As mentioned above, the Secretary had also cited another UHS facility, Arbour-HRI, for violating the General Duty Clause by inadequately protecting against patient-on-staff aggression, but on the same day the ALJ upheld Brooke Glen’s citation, she vacated Arbour-HRI’s. See HRI Hosp., Inc., OSHRC Docket No. 17-0303, 2019 WL 989735 (Jan. 22, 2019) (ALJ). Based on a hearing with testimony from the same experts who had testified about Brooke Glen, the ALJ concluded that Arbour-HRI had been effectively implementing its policies, including many of the Secretary’s recommended safety measures, and that the balance of the recommended measures would not have meaningfully reduced the hazard of patient-on-staff violence. See id. at *29-30. For example, the ALJ concluded that Arbour-HRI’s workplace violence policies, unlike Brooke Glen’s, were regularly reviewed and updated with input from frontline staff. See id. at *17-19. Arbour-HRI’s training program included the same PowerPoint presentation as Brooke Glen had on file, but, unlike in Brooke Glen’s case, the ALJ described in detail how Arbour-HRI effectively used its training materials. See id. at *9. The ALJ’s findings also reflect that Arbour-HRI’s staff, unlike Brooke Glen’s, reported and discussed every incident of patient-on-staff violence, regardless of severity, see id. at *16, and had ready means to summon help during violent incidents, see id. at *27.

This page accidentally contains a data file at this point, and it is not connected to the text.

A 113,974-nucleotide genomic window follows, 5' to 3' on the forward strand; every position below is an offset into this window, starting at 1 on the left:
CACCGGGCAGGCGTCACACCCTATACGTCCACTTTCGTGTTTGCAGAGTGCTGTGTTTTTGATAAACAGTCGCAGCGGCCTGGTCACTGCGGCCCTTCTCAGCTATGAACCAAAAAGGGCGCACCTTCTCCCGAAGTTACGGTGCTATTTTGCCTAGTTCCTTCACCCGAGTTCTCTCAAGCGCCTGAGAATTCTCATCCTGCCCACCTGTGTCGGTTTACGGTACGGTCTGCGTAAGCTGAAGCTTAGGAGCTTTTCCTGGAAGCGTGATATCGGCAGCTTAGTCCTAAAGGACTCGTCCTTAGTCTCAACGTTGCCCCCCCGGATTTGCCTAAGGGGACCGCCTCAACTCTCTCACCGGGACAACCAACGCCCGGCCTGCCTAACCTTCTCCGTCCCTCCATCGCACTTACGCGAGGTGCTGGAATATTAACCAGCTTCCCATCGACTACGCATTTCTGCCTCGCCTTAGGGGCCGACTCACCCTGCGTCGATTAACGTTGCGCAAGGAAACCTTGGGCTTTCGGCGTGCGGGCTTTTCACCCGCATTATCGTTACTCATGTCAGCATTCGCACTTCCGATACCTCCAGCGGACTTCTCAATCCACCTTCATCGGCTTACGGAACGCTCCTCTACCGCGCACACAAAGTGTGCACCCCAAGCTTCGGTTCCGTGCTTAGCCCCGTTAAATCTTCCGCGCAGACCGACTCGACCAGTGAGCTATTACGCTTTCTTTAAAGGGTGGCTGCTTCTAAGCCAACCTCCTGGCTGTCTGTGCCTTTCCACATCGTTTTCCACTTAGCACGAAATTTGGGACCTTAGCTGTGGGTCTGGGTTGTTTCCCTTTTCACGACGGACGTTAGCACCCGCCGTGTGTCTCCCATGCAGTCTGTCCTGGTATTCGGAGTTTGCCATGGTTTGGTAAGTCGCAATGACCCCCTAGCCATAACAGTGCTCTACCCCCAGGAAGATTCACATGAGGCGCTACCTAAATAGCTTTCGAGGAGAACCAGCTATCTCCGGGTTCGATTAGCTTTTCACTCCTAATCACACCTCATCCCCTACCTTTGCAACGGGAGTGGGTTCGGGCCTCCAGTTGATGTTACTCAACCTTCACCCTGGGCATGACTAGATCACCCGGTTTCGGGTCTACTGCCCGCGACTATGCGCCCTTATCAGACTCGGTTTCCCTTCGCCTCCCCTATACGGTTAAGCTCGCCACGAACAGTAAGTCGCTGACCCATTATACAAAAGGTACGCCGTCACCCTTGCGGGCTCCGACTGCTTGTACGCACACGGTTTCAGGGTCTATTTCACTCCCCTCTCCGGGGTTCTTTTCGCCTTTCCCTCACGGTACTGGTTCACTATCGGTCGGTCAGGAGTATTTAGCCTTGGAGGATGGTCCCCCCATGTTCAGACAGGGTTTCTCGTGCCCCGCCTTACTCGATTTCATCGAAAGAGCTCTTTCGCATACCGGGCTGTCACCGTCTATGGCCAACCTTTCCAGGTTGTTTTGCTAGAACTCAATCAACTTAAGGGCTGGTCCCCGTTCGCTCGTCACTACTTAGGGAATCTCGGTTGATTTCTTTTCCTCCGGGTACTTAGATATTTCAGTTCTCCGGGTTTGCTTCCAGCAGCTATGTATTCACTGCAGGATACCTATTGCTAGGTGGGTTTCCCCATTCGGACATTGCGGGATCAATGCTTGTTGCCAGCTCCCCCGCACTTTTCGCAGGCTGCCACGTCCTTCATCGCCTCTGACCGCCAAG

In light of the divergent outcomes, Brooke Glen sought Occupational Safety and Health Review Commission (Commission or OSHRC) review of the ALJ’s decision in its case, but the Commission exercised its discretion to deny review, rendering the ALJ’s decision the final order of the Commission. See 29 C.F.R. §§ 2200.90(f), 2200.91(a). Brooke Glen timely petitioned this court under 29 U.S.C. § 660(a).

For additional information, see the decision here: